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This question is solely about terminology.

Consider the following definition regarding random sample from All of Statistics by Larry Wasserman

If $X_1,\cdots ,X_n$ are independent and each has the same marginal distribution with cdf $F$, we say that $X_1,\cdots ,X_n$ are iid (independent and identically distributed) and we write $X_1,\cdots ,X_n \sim F$. If $F$ has density $f$ we also write $X_1,\cdots ,X_n \sim f$.

We also call $X_1,\cdots ,X_n$ a random sample of size $n$ from $F$.

Consider another sort of definition I came across many sources as follows

A random sample is a sample that is chosen randomly. It could be more accurately called a randomly chosen sample. Random samples are used to avoid bias and other unwanted effects. Of course, it isn’t quite as simple as it seems: choosing a random sample isn’t as simple as just picking 100 people from 10,000 people. You have to be sure that your random sample is truly random!

I am just asking about usage of term random sample in mathematics.

Is it a pure technical term as mentioned in first definition? If yes, then why there is a wrong usage across literature?

If no, then do we need to interpret explicitly based on the context to know whether it is a collection of random variables or set of samples(instances)?

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  • $\begingroup$ Your first quotation is missing things, but there is an important distinction between sampling from a distribution and sampling without replacement from a population $\endgroup$
    – Henry
    Commented Aug 16, 2019 at 11:16
  • $\begingroup$ @Henry Do you mean that first one needs more context or used the word random sample losely> $\endgroup$
    – hanugm
    Commented Aug 16, 2019 at 11:21
  • $\begingroup$ I mean that the two times it says "we write $X_1,\cdots ,X_n$" it looks as if we should write some more in these particular cases as we have already said that in general $\endgroup$
    – Henry
    Commented Aug 16, 2019 at 11:23
  • $\begingroup$ @Henry Yeah, sorry for that, rectified..... $\endgroup$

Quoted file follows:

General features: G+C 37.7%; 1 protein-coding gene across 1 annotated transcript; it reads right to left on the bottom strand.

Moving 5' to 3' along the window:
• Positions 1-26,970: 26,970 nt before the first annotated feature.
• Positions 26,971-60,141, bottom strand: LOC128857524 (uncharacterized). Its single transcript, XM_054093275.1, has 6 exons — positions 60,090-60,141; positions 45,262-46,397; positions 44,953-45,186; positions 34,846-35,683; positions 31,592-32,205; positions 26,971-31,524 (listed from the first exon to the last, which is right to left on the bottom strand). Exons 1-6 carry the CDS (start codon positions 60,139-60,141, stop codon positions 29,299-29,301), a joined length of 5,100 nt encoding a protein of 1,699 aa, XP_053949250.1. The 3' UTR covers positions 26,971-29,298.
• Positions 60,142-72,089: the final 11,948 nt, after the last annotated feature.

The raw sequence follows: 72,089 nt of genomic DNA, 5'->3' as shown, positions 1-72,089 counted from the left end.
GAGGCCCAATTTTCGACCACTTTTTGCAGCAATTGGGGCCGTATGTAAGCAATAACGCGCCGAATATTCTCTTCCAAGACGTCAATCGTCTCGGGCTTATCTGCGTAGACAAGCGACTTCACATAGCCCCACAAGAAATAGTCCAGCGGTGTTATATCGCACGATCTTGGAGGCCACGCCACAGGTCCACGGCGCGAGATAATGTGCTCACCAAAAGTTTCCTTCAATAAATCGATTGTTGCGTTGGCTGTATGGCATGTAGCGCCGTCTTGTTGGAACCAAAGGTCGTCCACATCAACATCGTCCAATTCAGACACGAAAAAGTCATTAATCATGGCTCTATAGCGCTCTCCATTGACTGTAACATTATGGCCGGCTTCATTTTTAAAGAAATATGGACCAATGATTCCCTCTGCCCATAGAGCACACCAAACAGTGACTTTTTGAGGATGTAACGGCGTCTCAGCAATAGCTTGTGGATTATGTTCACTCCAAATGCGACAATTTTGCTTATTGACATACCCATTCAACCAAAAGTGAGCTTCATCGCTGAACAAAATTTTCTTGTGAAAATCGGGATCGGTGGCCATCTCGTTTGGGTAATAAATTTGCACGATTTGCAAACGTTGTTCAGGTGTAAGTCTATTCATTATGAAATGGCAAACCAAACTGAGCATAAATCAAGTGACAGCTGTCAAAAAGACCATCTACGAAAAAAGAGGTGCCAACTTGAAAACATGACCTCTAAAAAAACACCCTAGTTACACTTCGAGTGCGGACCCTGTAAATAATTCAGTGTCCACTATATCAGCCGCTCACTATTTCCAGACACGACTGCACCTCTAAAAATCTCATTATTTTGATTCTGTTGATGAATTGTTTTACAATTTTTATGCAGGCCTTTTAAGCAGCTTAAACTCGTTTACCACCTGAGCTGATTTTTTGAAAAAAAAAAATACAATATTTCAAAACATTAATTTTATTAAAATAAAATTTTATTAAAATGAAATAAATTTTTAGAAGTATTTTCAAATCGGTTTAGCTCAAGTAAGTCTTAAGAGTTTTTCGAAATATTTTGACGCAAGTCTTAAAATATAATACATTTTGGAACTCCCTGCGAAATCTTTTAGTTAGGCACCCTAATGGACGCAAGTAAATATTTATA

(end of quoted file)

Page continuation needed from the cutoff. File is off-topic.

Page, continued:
– hanugm
    Commented Aug 16, 2019 at 11:26

1 Answer 1

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The term sample is used both to describe the individuals that provided the data (second example) and the values that were obtained (first example). I see this is a bit confusing. The use of the term in the second example stems from applied research, while the definition in the first example is purely mathematical. They are related in the following way.

Consider the sample to be the individuals that provided the values and not the values themselves. However if you randomly obtain individuals from a population, where the variable of interest has a certain distribution the values you get to work with are iid, which satisfies the requirements of the first definition. I.e. the values are a random sample from the distribution.

What matters for applied work is whether you can safely assume that your sample is representative, i.e. whether the individuals you obtain dont for some reason differ from the general population wrt the relationship or variable that you are studying. If the sample is representative you can go ahead and use the mathematical tools developed under the assumption of random sampling. Thus the second definition is somewhat misleading. If the first 100 individuals are a representative sample (in applied sense), the values you obtain by sampling them are a random sample (in theoretical sense).

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